Pain complaints are associated with quick returns and insomnia among Norwegian nurses, but do not differ between shift workers and day only workers.
Matre Dagfinn,Nilsen Kristian Bernhard,Katsifaraki Maria,Waage Siri,Pallesen Ståle,Bjorvatn Bjørn
International archives of occupational and environmental health
PURPOSE:To determine whether common work schedule characteristics among Norwegian nurses were associated with subjective pain complaints. METHODS:A cross-sectional study in a sample of 1585 nurses, part of the longitudinal questionnaire-based cohort project 'Survey of Shift work, Sleep and Health' (SUSSH). Pain from six regions were assessed: 'headache', 'neck/shoulder/upper back', 'upper extremities', 'lower back', 'lower extremities', and 'abdomen'. Logistic and negative binomial regression (adjusted for age, sex, percentage of full-time equivalent, marital status and children living at home) were conducted where work schedule, number of night shifts last year, number of quick returns (QR) last year (< 11 h between shifts) and insomnia were predictors of localized pain, widespread pain and number of pain sites. RESULTS:Localized pain, widespread pain and number of pain sites were associated with insomnia (OR 2.06, 95% CI 1.66-2.55, OR 2.14, 95% CI 1.47-3.09, IRR 1.70, 95% CI 1.51-1.91, respectively). Work schedule and number of night shifts worked last year were not associated with any of the three pain measures. Number of QRs worked last year tended to be associated with number of pain sites. CONCLUSION:The study did not support the hypothesis that non-daytime work schedules are associated with pain complaints. Neither was there support for the hypothesis linking number of night shifts, or the number of QRs, to pain complaints. Future studies should aim to determine the association between QRs and pain in more detail. Pain complaints were associated with insomnia.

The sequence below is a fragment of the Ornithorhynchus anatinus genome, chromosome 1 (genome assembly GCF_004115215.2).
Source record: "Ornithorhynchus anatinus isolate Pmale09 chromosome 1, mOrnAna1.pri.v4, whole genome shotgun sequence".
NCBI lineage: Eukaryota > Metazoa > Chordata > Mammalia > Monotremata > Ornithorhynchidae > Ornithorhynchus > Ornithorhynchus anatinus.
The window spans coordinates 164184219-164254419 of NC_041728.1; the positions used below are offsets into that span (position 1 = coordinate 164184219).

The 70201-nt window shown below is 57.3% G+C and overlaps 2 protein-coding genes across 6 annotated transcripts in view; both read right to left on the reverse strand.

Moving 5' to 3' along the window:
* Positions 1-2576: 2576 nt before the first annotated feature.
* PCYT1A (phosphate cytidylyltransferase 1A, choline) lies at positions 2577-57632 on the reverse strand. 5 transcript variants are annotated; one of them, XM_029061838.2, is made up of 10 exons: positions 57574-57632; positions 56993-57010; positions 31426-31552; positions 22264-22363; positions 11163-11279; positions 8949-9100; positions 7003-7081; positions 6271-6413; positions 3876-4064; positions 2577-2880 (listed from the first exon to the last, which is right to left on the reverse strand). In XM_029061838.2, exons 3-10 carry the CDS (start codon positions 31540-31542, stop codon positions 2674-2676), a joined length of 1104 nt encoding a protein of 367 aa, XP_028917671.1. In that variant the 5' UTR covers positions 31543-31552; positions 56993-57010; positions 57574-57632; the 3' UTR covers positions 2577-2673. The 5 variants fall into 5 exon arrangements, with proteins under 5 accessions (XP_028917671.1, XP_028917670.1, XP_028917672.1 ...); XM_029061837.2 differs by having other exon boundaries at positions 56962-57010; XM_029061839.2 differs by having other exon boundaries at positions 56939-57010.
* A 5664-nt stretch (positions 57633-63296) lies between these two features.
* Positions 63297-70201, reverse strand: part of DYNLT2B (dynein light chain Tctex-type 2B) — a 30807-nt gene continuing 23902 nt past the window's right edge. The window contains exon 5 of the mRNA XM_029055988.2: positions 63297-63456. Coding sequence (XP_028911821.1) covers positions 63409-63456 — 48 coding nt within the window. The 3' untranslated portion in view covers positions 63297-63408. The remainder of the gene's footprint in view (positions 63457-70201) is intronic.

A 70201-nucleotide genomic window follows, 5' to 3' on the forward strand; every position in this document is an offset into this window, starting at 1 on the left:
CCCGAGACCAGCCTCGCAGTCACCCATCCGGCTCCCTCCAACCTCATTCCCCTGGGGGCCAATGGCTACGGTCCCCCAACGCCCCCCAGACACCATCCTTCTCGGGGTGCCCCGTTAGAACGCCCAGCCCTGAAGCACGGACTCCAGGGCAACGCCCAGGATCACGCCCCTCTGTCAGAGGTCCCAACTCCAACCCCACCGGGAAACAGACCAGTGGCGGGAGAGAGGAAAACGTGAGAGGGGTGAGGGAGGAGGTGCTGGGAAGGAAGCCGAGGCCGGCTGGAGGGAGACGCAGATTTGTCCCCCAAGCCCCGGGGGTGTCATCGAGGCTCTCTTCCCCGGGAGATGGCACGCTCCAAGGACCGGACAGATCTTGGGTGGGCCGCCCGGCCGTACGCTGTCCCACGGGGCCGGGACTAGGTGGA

Sleep patterns and insomnia in a large population-based study of middle-aged and older adults: The Tromsø study 2015-2016.
Sivertsen Børge,Pallesen Ståle,Friborg Oddgeir,Nilsen Kristian Bernhard,Bakke Øystein Kvåle,Goll Jonas Bjørnskov,Hopstock Laila Arnesdatter
Journal of sleep research
Epidemiological studies assessing adult sleep duration have yielded inconsistent findings and there are still large variations in estimation of insomnia prevalence according to the most recent diagnostic criteria. Our objective was to describe sleep patterns in a large population of middle-aged and older adults, by employing accurate measures of both sleep duration and insomnia. Data stem from the Tromsø Study (2015-2016), an ongoing population-based study in northern Norway comprising citizens aged 40 years and older (n = 21,083, attendance = 64.7%). Sleep parameters were reported separately for weekdays and weekends and included bedtime, rise time, sleep latency and total sleep time. Insomnia was defined according to recent diagnostic criteria (International Classification of Sleep Disorders; ICSD-3). The results show that 20% (95% confidence interval,19.4-20.6) fulfilled the inclusion criteria for insomnia. The prevalence was especially high among women (25%), for whom the prevalence also increased with age. For men, the prevalence was around 15% across all age groups. In all, 42% of the women reported sleeping <7 hr (mean sleep duration of 7:07 hr), whereas the corresponding proportion among males was 52% (mean sleep duration of 6:55 hr). We conclude that the proportion of middle-aged and older adults not getting the recommended amount of sleep is worryingly high, as is also the observed prevalence of insomnia. This warrants attention as a public health problem in this population.